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WIREs Comput Mol Sci
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Computational structure‐based drug design: Predicting target flexibility

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The role of molecular modeling in drug design has experienced a significant revamp in the last decade. The increase in computational resources and molecular models, along with software developments, is finally introducing a competitive advantage in early phases of drug discovery. Medium and small companies with strong focus on computational chemistry are being created, some of them having introduced important leads in drug design pipelines. An important source for this success is the extraordinary development of faster and more efficient techniques for describing flexibility in three‐dimensional structural molecular modeling. At different levels, from docking techniques to atomistic molecular dynamics, conformational sampling between receptor and drug results in improved predictions, such as screening enrichment, discovery of transient cavities, etc. In this review article we perform an extensive analysis of these modeling techniques, dividing them into high and low throughput, and emphasizing in their application to drug design studies. We finalize the review with a section describing our Monte Carlo method, PELE, recently highlighted as an outstanding advance in an international blind competition and industrial benchmarks. This article is categorized under: Structure and Mechanism > Computational Biochemistry and Biophysics Software > Molecular Modeling
A quick simplified view of what can be done today in molecular modeling. QM dynamics, for example, can only be applied to small systems and for few femtoseconds. On the other site, huge systems and large propagation times require a CG approach
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Different protein–ligand interaction mechanisms: lock–key (a), induced‐fit (b), conformational selection (c), and allosteric models (d)
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Binding site search and docking simulation for the Src kinase with the PP1 inhibitor (PDB entry 1QCF). (a) Ligand RMSD evolution to the bound crystal along 1,000 MC steps for a 64‐processor standard PELE job. Notice how the red and light blue trajectories find the active site at the end of the simulation (the blue one reaching ~1 Å heavy atom ligand RMSD). The inset shows the interaction energies with respect to the RMSD, where we see the light blue processor reaching the best energies. (b) The kinase structure showing the six different initial positions of the PP1 ligand in the bulk solvent. The active site is highlighted with Leu354 space fill representation. Note that we superimpose here all the six positions, but each trajectory has only one ligand. (c) Ligand RMSD evolution when using the new adaptive PELE for the same system and trajectories. Notice how the adaptive scheme allows reaching the active site in ~50 MC steps (less than 1 hr), improving almost ×20 the efficiency of standard PELE. (d) Interaction energy for the adaptive simulation where we can clearly identify the bound pose as the best one. The color scheme (black to yellow) describes the epochs' evolution in the adaptive procedure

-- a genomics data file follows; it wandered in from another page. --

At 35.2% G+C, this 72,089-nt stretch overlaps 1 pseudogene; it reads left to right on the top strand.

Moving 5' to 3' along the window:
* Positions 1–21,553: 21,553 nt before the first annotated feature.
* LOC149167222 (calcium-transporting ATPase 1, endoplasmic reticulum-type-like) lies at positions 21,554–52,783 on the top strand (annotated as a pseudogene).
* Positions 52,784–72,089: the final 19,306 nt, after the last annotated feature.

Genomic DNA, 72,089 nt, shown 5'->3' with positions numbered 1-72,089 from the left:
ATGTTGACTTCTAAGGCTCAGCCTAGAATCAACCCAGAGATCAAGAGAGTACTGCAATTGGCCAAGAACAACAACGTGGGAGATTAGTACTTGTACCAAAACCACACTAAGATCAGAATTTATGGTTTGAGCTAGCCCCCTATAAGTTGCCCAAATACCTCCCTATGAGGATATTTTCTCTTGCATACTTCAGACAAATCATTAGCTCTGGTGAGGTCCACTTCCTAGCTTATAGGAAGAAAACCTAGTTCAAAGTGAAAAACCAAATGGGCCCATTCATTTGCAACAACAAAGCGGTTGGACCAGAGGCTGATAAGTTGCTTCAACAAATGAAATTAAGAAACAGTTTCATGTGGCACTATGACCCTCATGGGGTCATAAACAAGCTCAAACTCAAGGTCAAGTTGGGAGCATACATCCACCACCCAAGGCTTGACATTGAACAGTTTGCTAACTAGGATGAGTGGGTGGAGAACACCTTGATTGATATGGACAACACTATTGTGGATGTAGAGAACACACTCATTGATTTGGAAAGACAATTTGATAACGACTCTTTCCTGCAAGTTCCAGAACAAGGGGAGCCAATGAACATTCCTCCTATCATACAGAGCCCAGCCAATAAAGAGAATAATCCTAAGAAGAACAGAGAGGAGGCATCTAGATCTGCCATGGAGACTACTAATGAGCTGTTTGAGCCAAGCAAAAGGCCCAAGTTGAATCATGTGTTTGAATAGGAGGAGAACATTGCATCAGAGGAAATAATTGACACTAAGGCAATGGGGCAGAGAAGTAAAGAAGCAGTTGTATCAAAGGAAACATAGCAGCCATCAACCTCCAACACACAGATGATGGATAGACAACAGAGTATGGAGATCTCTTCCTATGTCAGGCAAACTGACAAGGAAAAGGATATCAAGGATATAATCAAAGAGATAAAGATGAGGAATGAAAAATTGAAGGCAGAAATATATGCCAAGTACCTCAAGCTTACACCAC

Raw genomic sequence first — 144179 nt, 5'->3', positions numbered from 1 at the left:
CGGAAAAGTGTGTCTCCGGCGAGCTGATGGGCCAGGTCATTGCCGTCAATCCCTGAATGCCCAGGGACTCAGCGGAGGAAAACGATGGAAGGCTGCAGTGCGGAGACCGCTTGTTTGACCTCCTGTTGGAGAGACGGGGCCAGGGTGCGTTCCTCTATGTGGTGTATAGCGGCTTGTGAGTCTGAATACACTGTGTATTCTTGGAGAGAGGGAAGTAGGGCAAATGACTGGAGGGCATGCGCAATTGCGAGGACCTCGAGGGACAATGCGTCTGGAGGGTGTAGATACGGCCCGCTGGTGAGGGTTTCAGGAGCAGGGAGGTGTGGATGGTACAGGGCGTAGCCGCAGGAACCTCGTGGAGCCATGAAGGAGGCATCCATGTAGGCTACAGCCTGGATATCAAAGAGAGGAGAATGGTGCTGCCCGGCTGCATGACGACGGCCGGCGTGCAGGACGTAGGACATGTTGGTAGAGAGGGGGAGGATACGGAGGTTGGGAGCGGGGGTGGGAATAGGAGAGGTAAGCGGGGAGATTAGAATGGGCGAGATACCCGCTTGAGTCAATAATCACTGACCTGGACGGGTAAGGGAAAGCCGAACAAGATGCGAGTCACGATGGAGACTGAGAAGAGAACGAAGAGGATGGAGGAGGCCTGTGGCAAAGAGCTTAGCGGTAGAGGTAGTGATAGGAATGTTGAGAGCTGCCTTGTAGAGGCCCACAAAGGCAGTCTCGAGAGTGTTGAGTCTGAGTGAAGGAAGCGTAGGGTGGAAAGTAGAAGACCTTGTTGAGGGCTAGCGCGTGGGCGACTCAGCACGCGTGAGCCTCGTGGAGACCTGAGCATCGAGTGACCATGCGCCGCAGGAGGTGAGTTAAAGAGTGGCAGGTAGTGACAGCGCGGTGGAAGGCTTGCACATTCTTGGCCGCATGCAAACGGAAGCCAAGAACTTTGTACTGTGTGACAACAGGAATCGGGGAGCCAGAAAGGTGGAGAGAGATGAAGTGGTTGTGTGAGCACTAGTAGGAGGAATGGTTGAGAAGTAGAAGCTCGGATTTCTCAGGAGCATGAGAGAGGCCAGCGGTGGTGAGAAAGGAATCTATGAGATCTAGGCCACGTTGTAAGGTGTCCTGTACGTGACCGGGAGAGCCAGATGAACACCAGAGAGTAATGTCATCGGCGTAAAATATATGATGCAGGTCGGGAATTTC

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Several docking and MD‐based techniques use the addition of repulsive forces in the active site in order to map its flexibility. In the left illustration we grew some Lennard–Jones particles into the mineral corticoid nuclear hormone receptor active site, aiming at opening it for ligand docking
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Different MD contributions for exploring target flexibility in drug design. (a) Target treatment: to generate a receptor conformational ensemble from MD trajectories. (b) Mechanistic studies: to investigate the ligand binding/unbinding pathway and to derive binding free energies. (c) Post refinement: to simulate the stability, induced‐fit and interaction energies of docking poses, in order to improve pose/ligand ranking and for a better structural characterization
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(a) Schematic diagram illustrating the idea behind an ensemble docking approach: generation of receptor snapshots, docking, and consensus (or ranking) selection. (b) Screen capture of an Induced Fit Docking (IFD) job setup with the Maestro graphical interface developed by Schrodinger
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Software > Molecular Modeling
Structure and Mechanism > Computational Biochemistry and Biophysics

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